Dr Daniel Bailey: The impact of office life on employee health

Dr Daniel Bailey

Office life is often not good for our health. This is because our blood sugar levels, cholesterol and blood pressure can increase when sitting for extended periods, due to very limited muscle contractions, which help to control risk markers that lead to certain conditions.

When sitting for long periods each day, we’re 112% more likely to be at risk of diabetes, 147% of heart disease, 90% of dying from heart disease, and 49% of dying from any cause, compared to  people who spend a large part of their day moving around on their feet. This is according to Sedentary time in adults and the association with diabetes, cardiovascular disease and death: systematic review and meta-analysis, published in Diabetologia in August 2012.

High amounts of sitting can also lead to musculoskeletal problems due to extended periods of time with poor posture and repeated stress being placed on certain joints and muscles.

Office workers also tend to perceive themselves as having high job demands and low levels of job control. This demand-control combination can contribute to the production of high levels of cortisol, known as our stress hormone, and these increased stress levels can lead to a higher risk of heart disease.

Those who engage in some physical exercise during their leisure time can help lower their risk of disease, decrease stress levels, and feel more energised at work. Taking breaks away from the computer can help reduce musculoskeletal pain and discomfort, and breaking up long periods of sitting with short, frequent bouts of activity, such as slow walking or standing, can also help to maintain healthy blood sugar, cholesterol and blood pressure levels.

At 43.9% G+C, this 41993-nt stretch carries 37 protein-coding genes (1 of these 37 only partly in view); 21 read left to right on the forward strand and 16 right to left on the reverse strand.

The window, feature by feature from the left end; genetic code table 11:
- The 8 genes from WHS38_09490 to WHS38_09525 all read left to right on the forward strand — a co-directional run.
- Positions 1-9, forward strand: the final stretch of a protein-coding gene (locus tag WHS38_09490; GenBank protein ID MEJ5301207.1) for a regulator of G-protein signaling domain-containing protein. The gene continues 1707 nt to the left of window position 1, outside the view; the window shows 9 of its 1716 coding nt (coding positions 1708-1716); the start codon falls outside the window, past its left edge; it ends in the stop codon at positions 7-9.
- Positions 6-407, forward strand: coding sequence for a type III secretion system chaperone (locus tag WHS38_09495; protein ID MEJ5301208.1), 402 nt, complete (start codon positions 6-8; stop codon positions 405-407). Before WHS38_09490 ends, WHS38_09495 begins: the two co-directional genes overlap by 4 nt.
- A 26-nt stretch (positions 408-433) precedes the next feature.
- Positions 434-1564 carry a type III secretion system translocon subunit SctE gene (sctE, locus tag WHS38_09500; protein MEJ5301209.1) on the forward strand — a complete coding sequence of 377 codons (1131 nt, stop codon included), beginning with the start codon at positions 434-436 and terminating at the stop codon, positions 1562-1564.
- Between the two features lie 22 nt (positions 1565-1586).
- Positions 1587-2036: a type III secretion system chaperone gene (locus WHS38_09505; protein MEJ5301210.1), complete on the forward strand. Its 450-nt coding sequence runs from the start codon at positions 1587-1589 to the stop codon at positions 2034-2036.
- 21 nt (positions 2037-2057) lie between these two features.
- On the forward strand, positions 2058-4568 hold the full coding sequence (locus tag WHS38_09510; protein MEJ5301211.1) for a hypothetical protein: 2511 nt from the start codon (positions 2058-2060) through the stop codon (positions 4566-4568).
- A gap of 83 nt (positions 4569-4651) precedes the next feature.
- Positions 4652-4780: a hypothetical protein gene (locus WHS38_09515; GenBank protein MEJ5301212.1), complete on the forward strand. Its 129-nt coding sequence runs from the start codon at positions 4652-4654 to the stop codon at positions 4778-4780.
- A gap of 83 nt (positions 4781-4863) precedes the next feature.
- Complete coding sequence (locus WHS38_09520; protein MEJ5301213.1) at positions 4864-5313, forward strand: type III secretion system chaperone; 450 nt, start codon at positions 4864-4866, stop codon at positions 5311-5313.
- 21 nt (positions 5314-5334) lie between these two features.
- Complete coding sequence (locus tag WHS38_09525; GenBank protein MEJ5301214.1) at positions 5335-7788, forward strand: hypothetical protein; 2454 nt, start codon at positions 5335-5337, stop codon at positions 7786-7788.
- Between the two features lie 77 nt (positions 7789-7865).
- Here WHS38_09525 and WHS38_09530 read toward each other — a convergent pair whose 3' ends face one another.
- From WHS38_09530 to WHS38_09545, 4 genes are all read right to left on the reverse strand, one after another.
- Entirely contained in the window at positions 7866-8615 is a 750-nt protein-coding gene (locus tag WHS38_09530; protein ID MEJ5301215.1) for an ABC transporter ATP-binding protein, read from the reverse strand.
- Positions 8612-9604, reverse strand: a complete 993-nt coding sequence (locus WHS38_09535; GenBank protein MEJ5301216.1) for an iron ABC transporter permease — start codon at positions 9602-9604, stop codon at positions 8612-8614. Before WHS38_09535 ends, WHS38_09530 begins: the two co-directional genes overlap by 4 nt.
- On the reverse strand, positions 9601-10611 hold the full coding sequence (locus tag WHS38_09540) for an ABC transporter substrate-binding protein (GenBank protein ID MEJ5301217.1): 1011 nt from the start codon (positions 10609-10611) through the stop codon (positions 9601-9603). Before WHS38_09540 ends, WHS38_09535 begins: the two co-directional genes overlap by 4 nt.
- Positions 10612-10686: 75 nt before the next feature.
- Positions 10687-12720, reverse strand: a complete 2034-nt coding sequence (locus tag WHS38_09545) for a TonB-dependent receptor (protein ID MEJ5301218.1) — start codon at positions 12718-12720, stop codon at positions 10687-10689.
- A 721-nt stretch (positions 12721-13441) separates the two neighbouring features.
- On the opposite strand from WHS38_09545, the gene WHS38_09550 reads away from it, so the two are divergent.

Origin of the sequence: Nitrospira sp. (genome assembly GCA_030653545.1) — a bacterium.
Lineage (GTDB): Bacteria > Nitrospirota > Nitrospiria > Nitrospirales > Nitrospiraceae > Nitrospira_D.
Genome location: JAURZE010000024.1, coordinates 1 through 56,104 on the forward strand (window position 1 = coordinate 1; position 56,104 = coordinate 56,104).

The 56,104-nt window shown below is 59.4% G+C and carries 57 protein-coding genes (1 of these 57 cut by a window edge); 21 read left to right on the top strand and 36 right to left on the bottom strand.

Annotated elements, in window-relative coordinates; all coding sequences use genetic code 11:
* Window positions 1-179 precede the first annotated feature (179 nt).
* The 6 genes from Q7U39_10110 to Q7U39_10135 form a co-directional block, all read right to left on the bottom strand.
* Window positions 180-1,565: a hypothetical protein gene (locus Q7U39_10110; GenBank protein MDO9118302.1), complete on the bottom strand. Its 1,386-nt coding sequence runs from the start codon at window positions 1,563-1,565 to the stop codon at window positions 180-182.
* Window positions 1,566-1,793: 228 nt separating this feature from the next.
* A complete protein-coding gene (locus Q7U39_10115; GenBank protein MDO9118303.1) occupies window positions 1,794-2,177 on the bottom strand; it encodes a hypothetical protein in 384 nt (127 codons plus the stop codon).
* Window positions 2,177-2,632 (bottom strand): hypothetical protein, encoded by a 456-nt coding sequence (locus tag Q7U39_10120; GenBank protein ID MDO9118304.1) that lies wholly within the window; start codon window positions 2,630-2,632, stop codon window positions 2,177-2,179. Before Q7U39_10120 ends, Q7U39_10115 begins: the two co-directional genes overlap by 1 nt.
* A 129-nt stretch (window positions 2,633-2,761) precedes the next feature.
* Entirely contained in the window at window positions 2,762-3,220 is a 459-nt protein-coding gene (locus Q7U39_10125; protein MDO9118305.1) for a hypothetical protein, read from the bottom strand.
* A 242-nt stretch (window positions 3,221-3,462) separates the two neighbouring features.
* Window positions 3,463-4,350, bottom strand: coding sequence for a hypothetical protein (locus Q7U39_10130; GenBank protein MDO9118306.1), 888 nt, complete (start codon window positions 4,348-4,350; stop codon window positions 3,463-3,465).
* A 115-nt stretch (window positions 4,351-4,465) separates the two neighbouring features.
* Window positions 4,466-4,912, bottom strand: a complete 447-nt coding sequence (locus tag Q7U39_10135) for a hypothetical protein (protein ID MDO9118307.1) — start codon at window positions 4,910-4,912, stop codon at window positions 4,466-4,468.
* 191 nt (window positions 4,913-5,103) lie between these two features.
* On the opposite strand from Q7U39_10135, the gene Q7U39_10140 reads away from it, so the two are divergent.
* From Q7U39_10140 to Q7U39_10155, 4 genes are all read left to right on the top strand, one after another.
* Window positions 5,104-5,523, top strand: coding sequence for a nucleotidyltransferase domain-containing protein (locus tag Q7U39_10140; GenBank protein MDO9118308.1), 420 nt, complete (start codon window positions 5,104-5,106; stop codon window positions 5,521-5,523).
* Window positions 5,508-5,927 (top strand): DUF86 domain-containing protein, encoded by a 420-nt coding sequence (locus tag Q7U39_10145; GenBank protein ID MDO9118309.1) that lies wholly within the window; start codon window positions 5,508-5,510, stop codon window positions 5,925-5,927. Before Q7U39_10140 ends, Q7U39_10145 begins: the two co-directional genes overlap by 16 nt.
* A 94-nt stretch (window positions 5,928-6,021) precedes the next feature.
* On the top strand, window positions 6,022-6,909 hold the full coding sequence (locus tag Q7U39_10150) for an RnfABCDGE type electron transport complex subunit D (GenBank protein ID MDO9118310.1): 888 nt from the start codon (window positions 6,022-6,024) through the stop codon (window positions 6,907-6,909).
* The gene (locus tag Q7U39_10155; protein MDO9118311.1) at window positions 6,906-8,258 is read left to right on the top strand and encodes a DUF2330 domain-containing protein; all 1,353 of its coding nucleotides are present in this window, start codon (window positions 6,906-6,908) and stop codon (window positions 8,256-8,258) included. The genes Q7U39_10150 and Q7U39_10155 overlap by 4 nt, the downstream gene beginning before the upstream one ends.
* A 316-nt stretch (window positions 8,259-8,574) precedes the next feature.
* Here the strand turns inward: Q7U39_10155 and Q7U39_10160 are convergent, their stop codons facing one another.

However, we should not forget that some people may have an increased risk of heart disease and diabetes, regardless of the amount of time spent exercising; those who go to the gym most days of the week are still at risk if they sit for long periods every day.

In daily life in the office, there are small changes employees can make to their eating habits to help keep blood sugar levels down. For example, they should avoid selecting meals and drinks that contain a lot of refined sugar, such as refined cereals, white bread, potatoes, doughnuts and energy drinks. Instead, they should choose porridge, grainy or wholemeal bread, nuts and water. It’s also important to make sure we don’t consume too many calories each day because working in an office and not exercising means the body isn’t burning as much energy, which can lead to weight gain and contribute to increasing the risk of heart disease and diabetes.

Dr Daniel Bailey is a senior lecturer in health, nutrition and exercise at the University of Bedfordshire.